MIDDENDORF v. HENRY
Legal provision: Right to Counsel
Argument of Nathan R. Zahm
Chief Justice Warren E. Burger: We'll hear arguments next in 74-175 and 74-5176, Middendorf against Henry and the consolidated case.
Mr. Zahm, you may proceed whenever you're ready.
Mr. Nathan R. Zahm: Mr. Chief Justice, if the Court please.
I think it is fair to say that the facts of these particular consolidated cases are simple and are not in dispute.
The named plaintiffs were marines stationed at El Toro Marine Base near Los Angeles, California.
They were all in pay grades E1-E4, the lowest pay grades in military services and, therefore, subject to summary court-martial under Article 20 of the Uniform Code Military Justice and, if convicted, they could stand confin -- they would be confined for up to 30 days and five of the named plaintiffs were so-convicted and sentenced to -- up to 30 days respectively for various minor offenses.
And, at their summary courts-martial, they did not have their own retained or -- their own retained counsel nor were they appointed counsel.
Three of the named plaintiffs were ordered to stand trial subject at the summary courts-martial.
Those trials were not yet convened at the time the action was brought but they, too, were advised that they would not have appointed counsel at summary courts-martial.
A class action, worldwide in scope, was brought for habeas corpus relief of the five imprisoned as result of the summary courts-martial convictions and sentenced, and there was a prayer for relief in the nature of mandamus, also for injunction against the topmost officials of the Navy and the Marine Corps.
And, the named plaintiffs' commanding officers at El Toro Marine Base requiring the relief -- required that the accused servicemen at summary courts-martial resulting in confinement be provided the opportunity to have the assistance of defense counsel who does not also represent the prosecution and, in the District Court, all of the -- this requested relief was granted.
Chief Justice Warren E. Burger: You mean a member of the Bar or a helper of some kind?
Mr. Nathan R. Zahm: Pardon, Your --
Chief Justice Warren E. Burger: Do you mean a member of the Bar or simply someone to help him?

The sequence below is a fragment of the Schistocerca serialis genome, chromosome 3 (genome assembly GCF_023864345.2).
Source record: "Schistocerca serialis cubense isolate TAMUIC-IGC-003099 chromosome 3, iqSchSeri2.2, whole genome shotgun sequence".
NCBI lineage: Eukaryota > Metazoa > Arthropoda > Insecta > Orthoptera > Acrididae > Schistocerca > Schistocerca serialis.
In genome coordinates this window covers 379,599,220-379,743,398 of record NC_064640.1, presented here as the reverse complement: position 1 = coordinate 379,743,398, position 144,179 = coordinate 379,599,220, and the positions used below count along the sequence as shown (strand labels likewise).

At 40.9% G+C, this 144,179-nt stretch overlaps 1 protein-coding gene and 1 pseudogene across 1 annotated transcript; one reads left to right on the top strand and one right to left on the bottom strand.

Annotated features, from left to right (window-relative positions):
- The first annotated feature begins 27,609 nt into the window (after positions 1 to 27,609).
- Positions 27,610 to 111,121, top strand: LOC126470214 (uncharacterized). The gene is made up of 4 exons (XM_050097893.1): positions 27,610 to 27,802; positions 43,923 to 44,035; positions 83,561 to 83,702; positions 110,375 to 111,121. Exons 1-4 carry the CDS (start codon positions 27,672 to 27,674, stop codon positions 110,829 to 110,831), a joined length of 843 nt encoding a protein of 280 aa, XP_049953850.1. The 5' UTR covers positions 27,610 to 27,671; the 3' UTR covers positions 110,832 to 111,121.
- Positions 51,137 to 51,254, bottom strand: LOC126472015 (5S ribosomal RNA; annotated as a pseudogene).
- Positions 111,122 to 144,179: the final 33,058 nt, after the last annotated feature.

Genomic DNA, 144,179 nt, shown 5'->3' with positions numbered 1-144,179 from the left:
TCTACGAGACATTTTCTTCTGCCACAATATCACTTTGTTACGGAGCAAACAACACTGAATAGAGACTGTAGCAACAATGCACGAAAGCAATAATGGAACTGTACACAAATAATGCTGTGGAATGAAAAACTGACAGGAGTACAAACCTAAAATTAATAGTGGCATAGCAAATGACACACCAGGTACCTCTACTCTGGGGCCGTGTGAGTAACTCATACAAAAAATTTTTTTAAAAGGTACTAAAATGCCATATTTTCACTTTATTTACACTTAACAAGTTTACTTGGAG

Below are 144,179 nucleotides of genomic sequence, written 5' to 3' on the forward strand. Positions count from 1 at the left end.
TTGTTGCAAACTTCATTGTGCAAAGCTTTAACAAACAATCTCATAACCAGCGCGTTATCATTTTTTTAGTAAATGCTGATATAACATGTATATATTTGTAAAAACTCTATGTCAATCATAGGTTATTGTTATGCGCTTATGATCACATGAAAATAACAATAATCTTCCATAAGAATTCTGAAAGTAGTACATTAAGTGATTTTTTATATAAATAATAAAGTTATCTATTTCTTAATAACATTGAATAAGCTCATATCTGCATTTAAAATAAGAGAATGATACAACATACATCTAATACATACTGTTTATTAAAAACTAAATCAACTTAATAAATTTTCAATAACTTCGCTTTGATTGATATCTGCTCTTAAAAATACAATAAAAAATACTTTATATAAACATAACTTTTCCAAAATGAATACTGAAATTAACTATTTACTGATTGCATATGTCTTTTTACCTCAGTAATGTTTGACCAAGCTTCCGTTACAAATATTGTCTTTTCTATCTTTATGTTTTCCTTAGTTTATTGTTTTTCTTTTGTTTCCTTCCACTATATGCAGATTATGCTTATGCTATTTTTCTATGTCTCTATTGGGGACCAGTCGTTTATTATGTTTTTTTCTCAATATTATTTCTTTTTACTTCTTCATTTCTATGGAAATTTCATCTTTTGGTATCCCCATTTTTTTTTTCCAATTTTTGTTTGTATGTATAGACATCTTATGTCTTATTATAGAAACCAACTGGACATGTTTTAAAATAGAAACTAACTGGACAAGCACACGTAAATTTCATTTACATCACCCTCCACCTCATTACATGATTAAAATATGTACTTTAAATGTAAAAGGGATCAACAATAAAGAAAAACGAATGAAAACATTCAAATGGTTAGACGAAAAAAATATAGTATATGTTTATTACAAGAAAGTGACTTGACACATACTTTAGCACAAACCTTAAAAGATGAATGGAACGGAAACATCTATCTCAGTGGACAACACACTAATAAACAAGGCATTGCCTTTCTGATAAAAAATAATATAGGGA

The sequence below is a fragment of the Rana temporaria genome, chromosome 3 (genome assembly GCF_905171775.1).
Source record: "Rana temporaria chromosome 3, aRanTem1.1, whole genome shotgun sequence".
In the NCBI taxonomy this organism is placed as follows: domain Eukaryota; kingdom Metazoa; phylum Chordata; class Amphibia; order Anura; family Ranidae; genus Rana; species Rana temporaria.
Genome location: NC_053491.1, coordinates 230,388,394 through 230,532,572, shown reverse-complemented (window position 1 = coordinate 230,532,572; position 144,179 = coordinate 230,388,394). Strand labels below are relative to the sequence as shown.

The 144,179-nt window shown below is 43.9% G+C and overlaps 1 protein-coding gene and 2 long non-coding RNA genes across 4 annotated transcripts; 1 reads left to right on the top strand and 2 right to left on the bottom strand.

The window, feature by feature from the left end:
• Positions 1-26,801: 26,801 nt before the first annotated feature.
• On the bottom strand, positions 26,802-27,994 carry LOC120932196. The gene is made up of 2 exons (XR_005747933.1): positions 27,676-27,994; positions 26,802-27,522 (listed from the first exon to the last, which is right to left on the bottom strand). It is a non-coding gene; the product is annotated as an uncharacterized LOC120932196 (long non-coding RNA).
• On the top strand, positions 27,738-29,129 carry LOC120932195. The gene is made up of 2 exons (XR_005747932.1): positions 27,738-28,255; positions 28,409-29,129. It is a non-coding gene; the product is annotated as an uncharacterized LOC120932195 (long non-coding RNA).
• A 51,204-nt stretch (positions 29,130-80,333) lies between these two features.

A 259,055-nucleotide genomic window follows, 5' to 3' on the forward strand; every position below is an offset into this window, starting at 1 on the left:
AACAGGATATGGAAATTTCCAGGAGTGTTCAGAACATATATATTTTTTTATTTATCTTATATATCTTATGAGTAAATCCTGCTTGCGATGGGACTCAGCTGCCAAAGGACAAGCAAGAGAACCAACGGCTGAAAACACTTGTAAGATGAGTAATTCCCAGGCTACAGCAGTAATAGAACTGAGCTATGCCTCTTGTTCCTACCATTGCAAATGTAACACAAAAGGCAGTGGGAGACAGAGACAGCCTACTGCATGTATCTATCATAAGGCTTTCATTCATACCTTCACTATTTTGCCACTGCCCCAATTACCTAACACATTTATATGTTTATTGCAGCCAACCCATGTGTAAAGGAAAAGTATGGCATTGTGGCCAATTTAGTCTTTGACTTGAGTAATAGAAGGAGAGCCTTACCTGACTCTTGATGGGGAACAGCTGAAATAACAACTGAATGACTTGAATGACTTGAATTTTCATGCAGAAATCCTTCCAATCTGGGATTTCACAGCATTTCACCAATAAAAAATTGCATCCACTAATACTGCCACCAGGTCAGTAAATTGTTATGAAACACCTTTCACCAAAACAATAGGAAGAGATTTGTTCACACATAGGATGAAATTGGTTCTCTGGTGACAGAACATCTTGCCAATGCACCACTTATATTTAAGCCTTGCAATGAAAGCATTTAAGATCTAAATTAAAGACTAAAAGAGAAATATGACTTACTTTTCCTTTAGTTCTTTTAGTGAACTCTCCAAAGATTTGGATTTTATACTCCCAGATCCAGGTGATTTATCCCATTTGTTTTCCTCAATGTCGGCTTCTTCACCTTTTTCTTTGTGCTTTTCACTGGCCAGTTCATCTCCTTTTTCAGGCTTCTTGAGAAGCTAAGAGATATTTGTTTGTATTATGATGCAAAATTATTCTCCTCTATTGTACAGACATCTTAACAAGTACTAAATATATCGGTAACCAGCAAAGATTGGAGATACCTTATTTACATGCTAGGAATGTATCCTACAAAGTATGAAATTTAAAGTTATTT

Mr. Nathan R. Zahm: In all of this discussion, Mr. Chief Justice, we are referring as counsel being not necessarily a lawyer, but a person who, in some degree at least, might be of assistance to the accused.
Chief Justice Warren E. Burger: In other words, the “next friend” concept is what you're talking about.
Mr. Nathan R. Zahm: The “next friend” might be a proper term, Your Honor, yes.
There have been cases which we could go into later if the court pleases where the military Court of the highest nature, the United States Court of Military Appeals, is determined that, constitutionally speaking, unless Congress has otherwise required, counsel does not mean lawyer counsel and so here, we, in this case, are speaking of counsel from the constitutional standpoint of being a person who assists the accuse at trial who is not necessarily lawyer-counsel.
At any rate, the District Court in this case granted habeas corpus relief to those who had been confined, and issued relief in the nature of mandamus on a worldwide level.
Now, the issue before this Court is whether the holding of this Court in Argersinger versus Hamlin, 407 U.S. in the year 1972, in which this Court held in a landmark decision that an accuse in any criminal prosecution for whatever offense, petty or otherwise, may not be deprived of his liberty if he was denied the assistance of counsel at trial and, this, by virtue of the right to assistance of counsel guaranteed by the Sixth Amendment and also the Due Process Clause of the Fifth Amendment.
Chief Justice Warren E. Burger: I suppose, well, what would be your answer to this, suppose instead of confinement, following a summary court-martial of this kind, the penalty provided was six months -- loss of pay for six months.
That would be much more painful perhaps than 30 days for many people, wouldn't it?
Mr. Nathan R. Zahm: Your Honor, it might be more painful, we might agree.
But, from the standpoint of the decision of this Court in Argersinger, we are limited to the decision of this Court with reference to loss of liberty.
Chief Justice Warren E. Burger: I just wanted to be sure that you were only arguing to the Argersinger point and not any penalty, however heavy it might be.